EP18 The Bell of Miidera
Show Notes for episode 18 of our Podcast – The Bell of Miidera.
We know of several stories surrounding the Bell of Miidera.
One relates how women were forbidden to touch the bell as it was feared that it would cause the bell to go dull. A woman from Kyoto learns of this tales and so wishes to go and touch the bell. Journeying to the temple she looks at the gleaming bell and tentatively touches it. Upon the touching the bell, the part where her fingers touched shrank leaving an indentation. The rest of the bell is said to have then lots its shine.
Benkei and the Bell
Another tale relates to Benkei, who was the retainer of Miyamoto no Yoshitsune. The tale relates that when he was still a monk he sorely wanted to steal the bell to install it into his own monastery. He thought to roll the heavy bell down the hill, but fearing the monks would hear him and discover his theft he used his great strength to place the bell on one end of the cross-beam and his paper lantern on the other and proceeded the carry the heavy burden for seven miles. Eating a meal after arriving back at his temple, he then allows the monks to strike the bell.
However, instead the bell made a cry of ‘I want to go back to Miidera!’ They hoped that sprinkling the bell with holy water would appease it, but still the bell longed for Miidera. Benkei grew angry and so he struck the bell as hard as he could hoping it would break, but it did not. All it did was cry again, ‘I want to go back to Miidera!’ He took the bell to the top of a mountain, kicking it down the slope. Benkei no longer wanting the bell. Eventually the priests of Miidera found their bell once more and hung it back in its rightful place. It is said though the bell never spoke again, and merely rung like other temple bells.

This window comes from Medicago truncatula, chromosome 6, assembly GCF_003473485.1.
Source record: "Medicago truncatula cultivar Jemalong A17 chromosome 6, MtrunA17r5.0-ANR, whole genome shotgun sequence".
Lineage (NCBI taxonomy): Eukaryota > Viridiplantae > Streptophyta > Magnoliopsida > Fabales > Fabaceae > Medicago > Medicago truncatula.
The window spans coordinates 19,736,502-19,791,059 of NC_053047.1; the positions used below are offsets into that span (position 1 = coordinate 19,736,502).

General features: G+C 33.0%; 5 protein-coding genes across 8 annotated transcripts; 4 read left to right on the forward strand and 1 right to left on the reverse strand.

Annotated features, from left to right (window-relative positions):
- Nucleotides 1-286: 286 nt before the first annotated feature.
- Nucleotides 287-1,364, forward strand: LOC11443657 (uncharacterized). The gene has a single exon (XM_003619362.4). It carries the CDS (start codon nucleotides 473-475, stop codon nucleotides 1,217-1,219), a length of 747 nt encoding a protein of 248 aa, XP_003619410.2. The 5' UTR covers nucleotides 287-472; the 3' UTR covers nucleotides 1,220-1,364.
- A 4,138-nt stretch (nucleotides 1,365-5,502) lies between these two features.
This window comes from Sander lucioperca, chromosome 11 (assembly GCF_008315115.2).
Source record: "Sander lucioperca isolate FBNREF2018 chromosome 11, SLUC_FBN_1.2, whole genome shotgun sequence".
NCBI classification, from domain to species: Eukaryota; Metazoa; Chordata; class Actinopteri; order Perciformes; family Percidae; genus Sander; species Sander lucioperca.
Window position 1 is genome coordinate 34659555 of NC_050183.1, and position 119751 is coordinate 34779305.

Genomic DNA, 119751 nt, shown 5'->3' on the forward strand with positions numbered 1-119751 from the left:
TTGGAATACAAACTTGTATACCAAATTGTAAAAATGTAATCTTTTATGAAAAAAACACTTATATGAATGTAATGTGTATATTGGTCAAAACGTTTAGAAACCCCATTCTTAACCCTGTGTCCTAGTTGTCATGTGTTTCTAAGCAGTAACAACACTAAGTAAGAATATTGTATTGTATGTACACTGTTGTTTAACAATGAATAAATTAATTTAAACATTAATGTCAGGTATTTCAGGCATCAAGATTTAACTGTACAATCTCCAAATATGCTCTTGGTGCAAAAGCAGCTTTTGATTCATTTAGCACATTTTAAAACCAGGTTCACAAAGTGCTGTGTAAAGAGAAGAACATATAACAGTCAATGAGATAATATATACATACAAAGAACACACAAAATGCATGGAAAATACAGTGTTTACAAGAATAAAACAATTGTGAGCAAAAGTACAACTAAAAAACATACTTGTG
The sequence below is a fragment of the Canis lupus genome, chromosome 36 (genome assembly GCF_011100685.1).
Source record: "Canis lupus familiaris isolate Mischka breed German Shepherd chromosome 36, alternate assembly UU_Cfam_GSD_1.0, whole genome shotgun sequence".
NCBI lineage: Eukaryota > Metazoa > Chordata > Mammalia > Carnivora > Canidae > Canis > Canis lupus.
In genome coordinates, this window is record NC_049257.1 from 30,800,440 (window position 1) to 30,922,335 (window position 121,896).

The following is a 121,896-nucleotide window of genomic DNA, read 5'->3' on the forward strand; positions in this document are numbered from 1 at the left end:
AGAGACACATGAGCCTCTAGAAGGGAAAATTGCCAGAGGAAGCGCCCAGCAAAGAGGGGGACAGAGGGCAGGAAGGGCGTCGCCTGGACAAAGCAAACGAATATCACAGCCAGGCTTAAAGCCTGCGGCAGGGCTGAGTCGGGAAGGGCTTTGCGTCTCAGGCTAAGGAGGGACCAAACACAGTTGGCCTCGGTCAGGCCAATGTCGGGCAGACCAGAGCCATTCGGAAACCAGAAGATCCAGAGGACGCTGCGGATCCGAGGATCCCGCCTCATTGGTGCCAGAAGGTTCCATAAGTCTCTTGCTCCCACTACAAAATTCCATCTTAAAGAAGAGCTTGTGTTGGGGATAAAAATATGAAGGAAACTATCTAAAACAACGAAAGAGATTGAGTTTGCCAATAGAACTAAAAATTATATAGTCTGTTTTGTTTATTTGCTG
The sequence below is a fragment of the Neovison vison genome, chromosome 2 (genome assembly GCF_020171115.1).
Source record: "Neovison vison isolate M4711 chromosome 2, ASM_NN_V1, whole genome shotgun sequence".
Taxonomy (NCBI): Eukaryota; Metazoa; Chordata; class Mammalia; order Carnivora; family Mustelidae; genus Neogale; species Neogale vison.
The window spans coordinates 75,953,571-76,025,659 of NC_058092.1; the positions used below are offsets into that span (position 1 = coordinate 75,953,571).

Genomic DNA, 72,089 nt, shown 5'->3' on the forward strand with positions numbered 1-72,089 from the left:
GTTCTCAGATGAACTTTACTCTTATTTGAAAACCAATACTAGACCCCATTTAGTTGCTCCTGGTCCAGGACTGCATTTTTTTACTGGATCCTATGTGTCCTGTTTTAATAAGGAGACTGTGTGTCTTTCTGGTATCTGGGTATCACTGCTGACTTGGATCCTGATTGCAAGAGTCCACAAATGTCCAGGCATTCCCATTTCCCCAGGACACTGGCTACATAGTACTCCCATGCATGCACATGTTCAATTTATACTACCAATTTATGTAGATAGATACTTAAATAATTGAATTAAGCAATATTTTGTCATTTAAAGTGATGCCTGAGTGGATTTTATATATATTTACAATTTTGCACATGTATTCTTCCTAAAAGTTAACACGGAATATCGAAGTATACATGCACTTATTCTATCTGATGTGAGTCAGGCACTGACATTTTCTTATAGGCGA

Todays song is called Furusato, and is a traditional childrens song written by Teiichi Okano and Tatsuyuki Takano. Now that winter is drawing closer in Japan, you can hear this song playing at around 4.30 to tell the children it is time to go home before it gets dark.
One of the verses goes as follows:
usagi oishi ka no yama
ko-buna tsurishi ka no kawa
yume wa ima mo megurite
I chased after rabbits on that mountain.
I fished for minnow in that river.
I still dream of those days even now
Oh, how I miss my old country home.
You can listen to the full episode over on Anchor here: Japan Archives, or wherever you listen to Podcasts.
Be sure to check out Heather’s blog on lifes little adventures here: HeatherOverYonder.